1. The movie is narrated by the ghost of a nude, obese elderly man, who is chained to his daughter's bed

2. Maddin seems to have an obsession with pointless perversity. Evidence of this can be found in the film's multiple unnecessary nude scenes, and an even better example would be at one point an erect penis can be shown sticking out of a random wall. Most of this is never explained, and serves no real purpose.

3. Many plot points, such as the unmentioned crime which drove the gangsters to the mansion, along with entire characters, are seemingly forgotten as the film progresses.

4. Several twists regarding character identities, most of which make little sense considering the events which came before the reveal.


This is a movie which I feel uncomfortable calling a "movie." Instead, it's an experiment; a stylistic attempt to make the audience feel as uncomfortable as humanly possible; to visually recreate a nightmare. Performances don't necessarily factor into the film's goal; every actor plays the material as over-the-top dramatic as possible, and does little to turn their character into something three dimensional. Keyhole is a hodgepodge of strangeness for the reasons I listed above, and doesn't necessarily try to be anything more than that. Though perhaps Maddin would say the film was designed to tell a story how certain characters move from Point A to Point B, from my experiences with the film I'm not necessarily sure. However, in terms of making the audience feel incredibly uncomfortable, he certainly succeeded. Unless you fully understand what you're going to watch before hand, you might not want to look through the Keyhole.

Grade: C
Level of Terror: Unsettling
Harlequin68
Harlequin68

Super Reviewer

June 15, 2013
"Keyhole" starts with the police cornering a gang of criminals in a house on a rainy night. Taking charge, Big Ed(Daniel Enright) separates the dead from the living, sending the former out to be taken care of. When Ulysses(Jason Patric), the boss, finally puts in an appearance, he takes care to get warm clothes for Denny(Brooke Palsson). He is also wondering about the state of his wife Hyacinth(Isabella Rossellini). So, he takes Denny and a hostage upstairs with him.

If I was being unusually silly, I would say a lot of the anger at "The Artist" winning so many Academy Awards was due to the continual snubs of Guy Maddin's films. In any case, with his latest film, the partially successful "Keyhole," he moves things ahead by a couple of decades to incorporate every kind of genre popular in the 40's, short of musical, making the formerly implicit explicit in this psychosexual noir funhouse and actually manages to connect a good deal of the dots. And Maddin has the right lead actor in Jason Patric who not only has the requisite square jaw but also the ability to deal with every bit of weirdness thrown his way. That does not include the references to 'The Odyssey.'(Yes, there is a Cyclops. No, you do not want to know.) Now, if someone could just explain the naked old guy in chains.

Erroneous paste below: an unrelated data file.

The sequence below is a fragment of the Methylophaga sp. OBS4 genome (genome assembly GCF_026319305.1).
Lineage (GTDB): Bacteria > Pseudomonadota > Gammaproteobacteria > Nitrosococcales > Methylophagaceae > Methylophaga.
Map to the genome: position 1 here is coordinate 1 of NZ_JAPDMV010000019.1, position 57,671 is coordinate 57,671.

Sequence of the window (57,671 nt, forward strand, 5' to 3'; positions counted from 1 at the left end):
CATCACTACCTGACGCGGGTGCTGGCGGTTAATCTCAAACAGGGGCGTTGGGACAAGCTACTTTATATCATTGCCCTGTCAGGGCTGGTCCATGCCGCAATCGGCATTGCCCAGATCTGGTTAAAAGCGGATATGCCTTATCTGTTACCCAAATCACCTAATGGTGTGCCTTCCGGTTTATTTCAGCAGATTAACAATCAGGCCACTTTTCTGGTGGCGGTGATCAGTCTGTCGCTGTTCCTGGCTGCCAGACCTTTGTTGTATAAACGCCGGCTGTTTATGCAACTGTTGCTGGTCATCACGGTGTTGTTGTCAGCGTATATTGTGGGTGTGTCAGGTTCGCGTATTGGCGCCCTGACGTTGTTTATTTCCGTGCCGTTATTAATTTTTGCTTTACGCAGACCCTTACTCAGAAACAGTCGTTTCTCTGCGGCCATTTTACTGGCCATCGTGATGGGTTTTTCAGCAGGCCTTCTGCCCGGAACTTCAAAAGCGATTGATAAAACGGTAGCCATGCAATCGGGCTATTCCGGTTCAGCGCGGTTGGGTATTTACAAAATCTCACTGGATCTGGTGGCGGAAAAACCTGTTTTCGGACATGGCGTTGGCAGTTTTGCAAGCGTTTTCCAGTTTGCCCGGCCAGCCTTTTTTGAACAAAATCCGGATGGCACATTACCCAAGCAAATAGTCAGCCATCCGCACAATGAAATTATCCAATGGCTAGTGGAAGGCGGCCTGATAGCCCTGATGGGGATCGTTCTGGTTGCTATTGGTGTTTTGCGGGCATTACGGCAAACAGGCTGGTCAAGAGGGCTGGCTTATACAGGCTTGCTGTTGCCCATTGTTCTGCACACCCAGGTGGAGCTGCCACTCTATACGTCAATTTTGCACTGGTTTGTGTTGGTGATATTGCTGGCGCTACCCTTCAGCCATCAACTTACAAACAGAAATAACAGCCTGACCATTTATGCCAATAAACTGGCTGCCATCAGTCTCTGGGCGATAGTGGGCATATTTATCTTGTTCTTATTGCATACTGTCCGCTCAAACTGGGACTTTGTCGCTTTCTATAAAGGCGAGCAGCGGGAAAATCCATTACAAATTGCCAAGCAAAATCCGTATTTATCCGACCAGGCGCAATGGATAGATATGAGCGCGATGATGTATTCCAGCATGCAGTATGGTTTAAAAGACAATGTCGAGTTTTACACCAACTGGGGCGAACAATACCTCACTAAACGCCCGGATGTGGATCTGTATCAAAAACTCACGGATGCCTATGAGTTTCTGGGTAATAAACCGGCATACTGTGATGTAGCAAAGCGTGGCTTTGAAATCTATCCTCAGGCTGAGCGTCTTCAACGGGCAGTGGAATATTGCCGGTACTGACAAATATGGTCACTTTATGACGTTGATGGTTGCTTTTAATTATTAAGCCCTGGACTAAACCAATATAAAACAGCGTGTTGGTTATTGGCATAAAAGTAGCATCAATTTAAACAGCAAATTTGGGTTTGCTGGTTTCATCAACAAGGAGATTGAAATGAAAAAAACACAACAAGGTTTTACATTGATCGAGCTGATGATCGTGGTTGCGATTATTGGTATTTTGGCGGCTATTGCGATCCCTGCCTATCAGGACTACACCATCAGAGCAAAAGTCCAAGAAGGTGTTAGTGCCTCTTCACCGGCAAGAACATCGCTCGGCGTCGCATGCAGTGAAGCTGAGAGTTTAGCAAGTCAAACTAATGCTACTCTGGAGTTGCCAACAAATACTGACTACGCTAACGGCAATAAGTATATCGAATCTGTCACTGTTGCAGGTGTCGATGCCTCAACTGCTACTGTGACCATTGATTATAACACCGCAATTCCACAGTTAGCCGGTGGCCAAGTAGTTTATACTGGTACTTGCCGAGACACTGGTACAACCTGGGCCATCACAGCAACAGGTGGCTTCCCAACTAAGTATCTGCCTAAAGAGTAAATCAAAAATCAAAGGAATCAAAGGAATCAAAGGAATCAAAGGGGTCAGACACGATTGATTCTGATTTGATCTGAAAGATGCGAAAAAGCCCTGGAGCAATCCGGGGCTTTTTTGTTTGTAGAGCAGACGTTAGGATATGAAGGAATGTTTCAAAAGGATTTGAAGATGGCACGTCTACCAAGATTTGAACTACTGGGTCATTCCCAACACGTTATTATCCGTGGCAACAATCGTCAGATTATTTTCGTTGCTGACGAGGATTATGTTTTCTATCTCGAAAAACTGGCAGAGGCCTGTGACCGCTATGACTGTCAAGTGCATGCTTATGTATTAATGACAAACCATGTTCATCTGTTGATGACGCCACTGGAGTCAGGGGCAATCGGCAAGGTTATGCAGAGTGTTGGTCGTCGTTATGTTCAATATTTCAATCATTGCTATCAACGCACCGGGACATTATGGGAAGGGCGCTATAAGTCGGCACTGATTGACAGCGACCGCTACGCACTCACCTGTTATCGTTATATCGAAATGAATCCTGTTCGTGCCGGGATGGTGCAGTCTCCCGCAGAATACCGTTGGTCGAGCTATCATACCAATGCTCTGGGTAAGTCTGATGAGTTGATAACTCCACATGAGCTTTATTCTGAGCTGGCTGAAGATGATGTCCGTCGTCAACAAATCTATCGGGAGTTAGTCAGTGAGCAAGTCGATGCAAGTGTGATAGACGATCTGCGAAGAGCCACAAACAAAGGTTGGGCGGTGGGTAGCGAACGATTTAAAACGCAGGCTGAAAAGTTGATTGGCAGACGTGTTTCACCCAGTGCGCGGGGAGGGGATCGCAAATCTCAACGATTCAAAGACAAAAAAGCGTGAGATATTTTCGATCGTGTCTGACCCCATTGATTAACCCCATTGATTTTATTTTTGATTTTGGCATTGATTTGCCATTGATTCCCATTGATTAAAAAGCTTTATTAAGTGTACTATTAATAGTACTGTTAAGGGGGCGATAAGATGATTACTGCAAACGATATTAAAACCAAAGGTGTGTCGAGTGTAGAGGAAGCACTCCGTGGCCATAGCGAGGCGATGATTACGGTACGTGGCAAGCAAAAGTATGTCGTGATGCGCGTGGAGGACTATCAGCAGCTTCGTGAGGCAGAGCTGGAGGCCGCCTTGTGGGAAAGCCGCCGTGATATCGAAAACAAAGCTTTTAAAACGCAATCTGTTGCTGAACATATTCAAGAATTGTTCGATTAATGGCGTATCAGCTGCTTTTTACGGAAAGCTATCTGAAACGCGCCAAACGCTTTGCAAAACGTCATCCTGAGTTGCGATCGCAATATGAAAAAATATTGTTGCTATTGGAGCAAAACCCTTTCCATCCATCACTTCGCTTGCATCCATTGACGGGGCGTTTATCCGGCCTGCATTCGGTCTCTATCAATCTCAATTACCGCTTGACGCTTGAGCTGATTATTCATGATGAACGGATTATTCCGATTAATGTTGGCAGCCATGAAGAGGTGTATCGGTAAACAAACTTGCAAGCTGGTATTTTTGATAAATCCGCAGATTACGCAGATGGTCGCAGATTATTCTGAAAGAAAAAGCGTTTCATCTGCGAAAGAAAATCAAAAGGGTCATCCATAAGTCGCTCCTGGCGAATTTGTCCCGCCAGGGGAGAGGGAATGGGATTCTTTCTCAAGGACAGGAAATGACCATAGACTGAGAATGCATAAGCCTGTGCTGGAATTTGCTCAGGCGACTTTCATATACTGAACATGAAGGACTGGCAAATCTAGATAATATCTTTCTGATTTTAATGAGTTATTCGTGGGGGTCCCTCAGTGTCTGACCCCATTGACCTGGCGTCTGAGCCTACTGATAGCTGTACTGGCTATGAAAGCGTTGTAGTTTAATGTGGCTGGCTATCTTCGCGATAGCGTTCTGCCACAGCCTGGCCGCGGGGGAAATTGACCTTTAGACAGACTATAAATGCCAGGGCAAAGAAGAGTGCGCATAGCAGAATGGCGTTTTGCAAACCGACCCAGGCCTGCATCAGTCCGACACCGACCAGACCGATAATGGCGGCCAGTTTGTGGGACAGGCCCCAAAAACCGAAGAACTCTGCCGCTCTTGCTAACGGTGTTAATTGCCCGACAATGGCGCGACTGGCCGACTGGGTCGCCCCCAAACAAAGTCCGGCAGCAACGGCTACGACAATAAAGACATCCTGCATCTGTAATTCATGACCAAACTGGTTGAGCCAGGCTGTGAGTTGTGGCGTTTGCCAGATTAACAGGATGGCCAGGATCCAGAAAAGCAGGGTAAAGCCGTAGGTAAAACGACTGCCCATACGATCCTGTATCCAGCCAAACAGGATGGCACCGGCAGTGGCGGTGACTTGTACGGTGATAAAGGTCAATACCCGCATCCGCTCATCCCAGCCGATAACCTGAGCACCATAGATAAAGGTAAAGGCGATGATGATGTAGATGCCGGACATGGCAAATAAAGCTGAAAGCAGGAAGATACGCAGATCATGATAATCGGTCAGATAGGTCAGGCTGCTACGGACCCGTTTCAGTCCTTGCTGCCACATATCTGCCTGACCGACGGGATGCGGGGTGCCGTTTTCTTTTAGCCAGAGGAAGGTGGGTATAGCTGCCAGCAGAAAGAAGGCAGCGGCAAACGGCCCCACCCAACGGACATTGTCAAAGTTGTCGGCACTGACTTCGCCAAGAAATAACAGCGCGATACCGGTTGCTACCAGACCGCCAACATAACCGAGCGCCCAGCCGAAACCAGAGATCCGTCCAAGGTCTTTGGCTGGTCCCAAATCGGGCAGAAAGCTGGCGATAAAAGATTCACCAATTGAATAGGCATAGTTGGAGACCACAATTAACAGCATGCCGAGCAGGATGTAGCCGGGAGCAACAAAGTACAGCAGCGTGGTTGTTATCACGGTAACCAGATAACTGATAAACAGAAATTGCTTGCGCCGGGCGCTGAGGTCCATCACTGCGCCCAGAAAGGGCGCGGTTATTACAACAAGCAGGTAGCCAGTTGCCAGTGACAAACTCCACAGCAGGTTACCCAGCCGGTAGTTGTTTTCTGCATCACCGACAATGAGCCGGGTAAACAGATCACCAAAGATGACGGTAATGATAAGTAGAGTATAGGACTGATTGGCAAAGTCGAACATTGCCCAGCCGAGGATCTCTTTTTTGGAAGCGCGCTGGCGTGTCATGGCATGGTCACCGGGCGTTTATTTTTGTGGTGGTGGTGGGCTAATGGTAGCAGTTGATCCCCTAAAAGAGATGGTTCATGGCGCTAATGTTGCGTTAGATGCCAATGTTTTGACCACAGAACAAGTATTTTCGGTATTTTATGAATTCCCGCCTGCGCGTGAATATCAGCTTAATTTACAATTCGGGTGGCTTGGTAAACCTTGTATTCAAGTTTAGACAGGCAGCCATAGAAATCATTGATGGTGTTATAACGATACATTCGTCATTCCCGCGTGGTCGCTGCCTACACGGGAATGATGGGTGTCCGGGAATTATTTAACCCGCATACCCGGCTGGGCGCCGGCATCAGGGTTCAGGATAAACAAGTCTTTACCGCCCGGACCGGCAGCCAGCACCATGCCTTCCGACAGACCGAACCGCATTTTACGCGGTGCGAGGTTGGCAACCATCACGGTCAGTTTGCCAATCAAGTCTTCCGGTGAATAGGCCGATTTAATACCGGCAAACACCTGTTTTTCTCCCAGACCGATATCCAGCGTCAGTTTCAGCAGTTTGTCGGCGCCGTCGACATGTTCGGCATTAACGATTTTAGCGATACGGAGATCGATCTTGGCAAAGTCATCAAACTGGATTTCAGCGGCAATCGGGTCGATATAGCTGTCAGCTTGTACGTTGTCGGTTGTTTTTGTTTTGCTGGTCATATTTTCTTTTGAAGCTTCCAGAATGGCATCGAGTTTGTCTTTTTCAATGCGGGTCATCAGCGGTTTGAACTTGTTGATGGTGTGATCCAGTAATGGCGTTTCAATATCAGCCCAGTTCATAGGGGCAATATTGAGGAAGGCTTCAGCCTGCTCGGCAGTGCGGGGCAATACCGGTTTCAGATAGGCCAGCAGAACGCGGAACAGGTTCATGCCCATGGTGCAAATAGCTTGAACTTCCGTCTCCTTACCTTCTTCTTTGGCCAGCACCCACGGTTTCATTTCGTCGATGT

June 4, 2013
Strange, confusing, and weird. No thanks.
March 9, 2013
If this is what you call an art movie than count me out. This goes on my list as another waist of time
October 17, 2012
This surreal romp confuses a bit more than it entertains.
November 8, 2012
The newest experiment from Guy Maddin is thick soup of gangster film references & ghost stories that never really finds a point of focus. Rent My Winnipeg instead
October 29, 2012
A work of genius not for the timid
October 18, 2012
Precious few do Dream Noir like Maddin.
October 9, 2012
FIRST MOVIE I HAVE EVER WALKED OUT OFF! ZERO STARS
July 29, 2012
Keyhole is a reminder that Guy Maddin's 2nd act career (starting with his short Heart of the World) is leagues better than his previous output which is charming but not as radical as it should be which can be compared like how Tom Waits was before Swordfishtrombones and how he was afterwards. Keyhole acts like a comedic noir tribute to Last Year at Marienbad and features puzzles that might be found in early 90s point and click adventure games that you had to get cheats for. Keyhole might not be on par with My Winnipeg or Saddest Music in the World but to me, it is at least as good as Brand Upon Brain if not better.
May 14, 2012
Yikes. What a waste of time.